Fermín I. García Huizi is an internationally experienced Executive Chef with many work experiences around the world. His culinary path is an uncommon one: in August 2016 García was certified as chef – after 18 years of hard work and mostly being an autodidact.

 

Fermín I. García Huizi –Creating a new menu is like a kid playing with a new toy.

 

García, where did your journey start as a chef? What made you decide to become a chef?

My journey began almost 20 years ago, at the age of 30. Not very common. Normally you enter this profession at a very early age, it demands consistency and sacrifice, so it is not a suitable career for everyone. What drove me to become a chef … passion!

 

Which cooking school did you visit?

For most of my career I’ve have been mostly self-taught, and learning from other chefs for whom I had the privilege to work for primarily in London, Caracas and Margarita Island. It wasn’t until August 2016 that I was certified as chef, as an auspice from Instituto Iberoamericano de Recreación Turismo y Gastronomía, located in Porlamar, Margarita Island.

 

The Venezuelan cuisine: What makes it so unique compared to its neighbors like Colombia or Brazil?

To understand our gastronomy roots, we need to travel back in time, since then we have undergone a transformation, a constant evolution of what natives, local aboriginal Indians, Spanish colonist and African slaves were eating at the time, to where we are today means only one thing, a constant fusion, plus a lot more really.

We have influences basically from Spain for obvious reasons, France has also contributed in shaping Venezuelan cuisine. Italy, Portugal have had their influences due to the large communities that came escaping from Europe after both Great World Wars. All of these different cultures have helped shape and define our cuisine.

What makes our cuisine so unique are staple dishes such as la arepa, a flat bread made out corn dough, also cachapa, a pancake made out of corn, our wide selection white cheeses, unique I must say, “Telita”, “De Mano” “Paisa”.

In my opinion all 3 countries have much in common than we dare to admit, we have so many alike ingredients, corn, beans, root vegetables, and the true uniqueness comes from how our cultures have evolved differently to what they are today. But the one thing that truly identifies Venezuelan cuisine is a tendency for sweet things.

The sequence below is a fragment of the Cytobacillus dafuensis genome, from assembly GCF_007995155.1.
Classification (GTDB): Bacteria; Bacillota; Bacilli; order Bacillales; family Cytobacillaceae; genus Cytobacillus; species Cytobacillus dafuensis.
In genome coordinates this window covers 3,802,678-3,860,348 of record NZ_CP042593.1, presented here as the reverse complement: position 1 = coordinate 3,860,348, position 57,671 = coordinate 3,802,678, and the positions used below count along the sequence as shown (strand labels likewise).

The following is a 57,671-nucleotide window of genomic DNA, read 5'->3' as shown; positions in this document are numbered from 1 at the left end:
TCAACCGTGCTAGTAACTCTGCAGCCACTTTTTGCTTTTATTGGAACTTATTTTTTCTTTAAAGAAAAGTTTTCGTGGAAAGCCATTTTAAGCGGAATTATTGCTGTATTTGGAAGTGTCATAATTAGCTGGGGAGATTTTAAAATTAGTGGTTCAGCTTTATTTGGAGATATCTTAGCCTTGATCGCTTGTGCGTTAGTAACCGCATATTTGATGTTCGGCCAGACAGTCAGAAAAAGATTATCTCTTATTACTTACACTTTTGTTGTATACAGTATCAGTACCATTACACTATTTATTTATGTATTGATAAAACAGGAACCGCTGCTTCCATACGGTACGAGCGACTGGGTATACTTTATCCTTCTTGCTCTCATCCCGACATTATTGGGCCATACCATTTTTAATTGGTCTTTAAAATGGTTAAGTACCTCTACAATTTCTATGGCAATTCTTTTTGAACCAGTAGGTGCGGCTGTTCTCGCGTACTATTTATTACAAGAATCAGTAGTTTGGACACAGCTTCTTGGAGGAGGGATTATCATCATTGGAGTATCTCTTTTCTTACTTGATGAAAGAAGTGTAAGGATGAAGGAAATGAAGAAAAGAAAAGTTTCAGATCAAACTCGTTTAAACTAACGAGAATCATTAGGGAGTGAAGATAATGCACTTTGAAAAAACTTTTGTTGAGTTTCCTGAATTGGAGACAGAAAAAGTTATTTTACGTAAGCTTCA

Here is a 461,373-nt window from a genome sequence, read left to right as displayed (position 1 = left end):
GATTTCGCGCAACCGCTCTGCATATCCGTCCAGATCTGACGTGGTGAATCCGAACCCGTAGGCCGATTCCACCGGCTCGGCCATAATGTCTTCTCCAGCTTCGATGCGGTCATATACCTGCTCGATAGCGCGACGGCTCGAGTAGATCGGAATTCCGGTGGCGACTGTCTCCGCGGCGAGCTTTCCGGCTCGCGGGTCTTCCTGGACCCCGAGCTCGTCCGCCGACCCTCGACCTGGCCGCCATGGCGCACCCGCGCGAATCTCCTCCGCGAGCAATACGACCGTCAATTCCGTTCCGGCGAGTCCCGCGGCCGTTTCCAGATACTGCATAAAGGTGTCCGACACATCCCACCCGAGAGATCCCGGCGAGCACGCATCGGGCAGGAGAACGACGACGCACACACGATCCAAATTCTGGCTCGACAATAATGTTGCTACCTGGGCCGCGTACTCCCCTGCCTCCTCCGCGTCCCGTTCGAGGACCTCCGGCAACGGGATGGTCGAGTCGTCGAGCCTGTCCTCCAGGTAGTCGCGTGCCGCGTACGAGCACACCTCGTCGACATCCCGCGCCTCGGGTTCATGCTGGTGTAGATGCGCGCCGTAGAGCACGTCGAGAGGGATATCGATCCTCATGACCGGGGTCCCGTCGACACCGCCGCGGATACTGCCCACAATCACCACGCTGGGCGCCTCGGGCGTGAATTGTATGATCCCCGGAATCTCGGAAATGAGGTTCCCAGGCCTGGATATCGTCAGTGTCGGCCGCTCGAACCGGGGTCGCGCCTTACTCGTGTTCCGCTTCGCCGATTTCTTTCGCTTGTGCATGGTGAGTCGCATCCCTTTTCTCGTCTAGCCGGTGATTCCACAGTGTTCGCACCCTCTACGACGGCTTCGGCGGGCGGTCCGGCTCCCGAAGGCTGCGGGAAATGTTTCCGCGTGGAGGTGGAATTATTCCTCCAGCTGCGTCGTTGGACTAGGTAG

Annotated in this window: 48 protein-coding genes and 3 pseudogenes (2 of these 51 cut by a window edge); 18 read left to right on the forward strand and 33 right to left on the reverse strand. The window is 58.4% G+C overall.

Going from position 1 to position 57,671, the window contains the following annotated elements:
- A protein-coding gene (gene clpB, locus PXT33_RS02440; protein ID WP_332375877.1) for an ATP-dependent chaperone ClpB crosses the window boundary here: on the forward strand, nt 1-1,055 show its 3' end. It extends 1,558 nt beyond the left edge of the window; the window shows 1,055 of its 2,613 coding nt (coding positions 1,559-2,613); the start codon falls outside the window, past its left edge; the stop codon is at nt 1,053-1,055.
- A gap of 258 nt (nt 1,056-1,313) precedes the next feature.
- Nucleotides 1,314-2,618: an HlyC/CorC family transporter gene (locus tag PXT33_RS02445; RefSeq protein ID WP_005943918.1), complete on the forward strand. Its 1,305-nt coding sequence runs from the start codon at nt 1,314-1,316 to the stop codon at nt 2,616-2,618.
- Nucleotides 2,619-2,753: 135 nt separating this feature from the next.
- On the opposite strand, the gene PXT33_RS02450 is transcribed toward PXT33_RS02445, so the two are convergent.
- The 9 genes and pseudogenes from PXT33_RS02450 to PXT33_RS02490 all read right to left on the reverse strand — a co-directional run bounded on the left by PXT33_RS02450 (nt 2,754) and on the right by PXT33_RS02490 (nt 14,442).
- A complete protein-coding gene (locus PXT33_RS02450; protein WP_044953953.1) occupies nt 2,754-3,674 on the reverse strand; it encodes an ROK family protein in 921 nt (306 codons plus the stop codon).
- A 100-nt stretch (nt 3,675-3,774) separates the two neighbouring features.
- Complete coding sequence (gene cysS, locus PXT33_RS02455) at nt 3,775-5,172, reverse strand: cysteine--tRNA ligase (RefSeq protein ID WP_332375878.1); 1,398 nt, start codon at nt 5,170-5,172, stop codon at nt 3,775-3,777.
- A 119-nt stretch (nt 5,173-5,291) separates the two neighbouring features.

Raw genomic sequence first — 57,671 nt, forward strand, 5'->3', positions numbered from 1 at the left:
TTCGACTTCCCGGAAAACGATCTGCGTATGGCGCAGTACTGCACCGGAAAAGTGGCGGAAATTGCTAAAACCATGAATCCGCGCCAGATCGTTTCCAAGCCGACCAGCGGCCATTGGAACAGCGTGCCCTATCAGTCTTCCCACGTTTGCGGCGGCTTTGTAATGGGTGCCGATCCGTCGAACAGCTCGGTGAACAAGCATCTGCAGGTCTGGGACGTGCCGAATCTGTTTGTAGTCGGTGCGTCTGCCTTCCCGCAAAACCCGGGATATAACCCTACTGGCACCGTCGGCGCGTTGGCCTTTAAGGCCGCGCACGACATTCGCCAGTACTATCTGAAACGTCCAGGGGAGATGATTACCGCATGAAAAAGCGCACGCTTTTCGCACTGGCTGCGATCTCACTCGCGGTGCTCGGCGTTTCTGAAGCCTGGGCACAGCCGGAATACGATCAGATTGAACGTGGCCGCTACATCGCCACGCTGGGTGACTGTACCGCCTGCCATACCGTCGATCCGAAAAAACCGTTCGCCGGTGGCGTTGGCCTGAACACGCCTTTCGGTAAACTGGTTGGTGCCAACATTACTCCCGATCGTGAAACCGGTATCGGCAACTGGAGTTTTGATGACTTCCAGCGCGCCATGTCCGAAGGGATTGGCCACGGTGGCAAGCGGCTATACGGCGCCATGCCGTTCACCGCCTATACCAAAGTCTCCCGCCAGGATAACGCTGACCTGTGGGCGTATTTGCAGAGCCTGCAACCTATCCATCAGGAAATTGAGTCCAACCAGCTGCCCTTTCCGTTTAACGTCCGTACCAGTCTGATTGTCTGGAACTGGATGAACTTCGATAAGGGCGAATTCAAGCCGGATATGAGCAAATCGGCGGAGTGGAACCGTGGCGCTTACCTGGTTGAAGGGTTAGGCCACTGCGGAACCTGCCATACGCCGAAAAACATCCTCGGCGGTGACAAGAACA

What are the very traditional Venezuelan dishes?

Most common are Pabellon Criollo, very simple but loved by all. Shredded beef, black beans, white rice and fried ripe plantains. Asado negro, another winner, its black roasted eye of round beef with a taste of sweetness. You also have sancocho, a type of stewed chicken or beef soup, normally prepared with certain root vegetables, and in eastern Venezuela prepared with fish.

Arepas and empanadas, la chicha de arroz, a beverage made out of rice. The thing with arepas and empanadas is that they can be eaten for breakfast, lunch, or dinner. And the many options for fillings is enormous.

But I think our most emblematic dish is without a doubt La Hallaca, it’s a sort of tamal that we normally eat only on Christmas. It’s also made out of corn flour, and wrapped in plaintain leaves. Inside there is very nourishing mixed stew with beef, pork, and chicken.  Normally it brings the family together during this time of the year to prepared them since it’s a lengthy process.

 

You worked as an Executive Chef in Sint Maarten on the Netherlands Antilles: How did this Caribbean cooking experience affect you?

New culture, new values, new flavors, new rules, it’s all about adaptability and making the best out of every situation. I have come across ingredients that I haven’t worked with before, and for me it’s a plus, learning!

 

Which trends do you see in the Venezuelan food scene?

Right now, because of the severe crisis that prevails, where food is very scarce and very expensive, I unfortunately do not expect that nothing is really worth mentioning or interesting in this area. It’s a shame, to say the least.

 

 

How would you describe your culinary line today after so many different international experiences?

I do my own thing, taking from a bit from here, and there – all with passion.

 

Does fusion kitchen play any role in your work?

150%.

 

Can you share one of your latest favourite dish/recipe with us?

Sour sop (guanabana) and grouper ceviche. Fantastic!

 

What is the best thing about being a chef?

The creativity aspect of developing a new dish, I think the part I love most about my job is making a new menu. For me it’s like a kid with a new toy.

 

Any place in the world you would like to work as a chef one day?

I would love to return to Venezuela, someday maybe!

 

Thank you, García!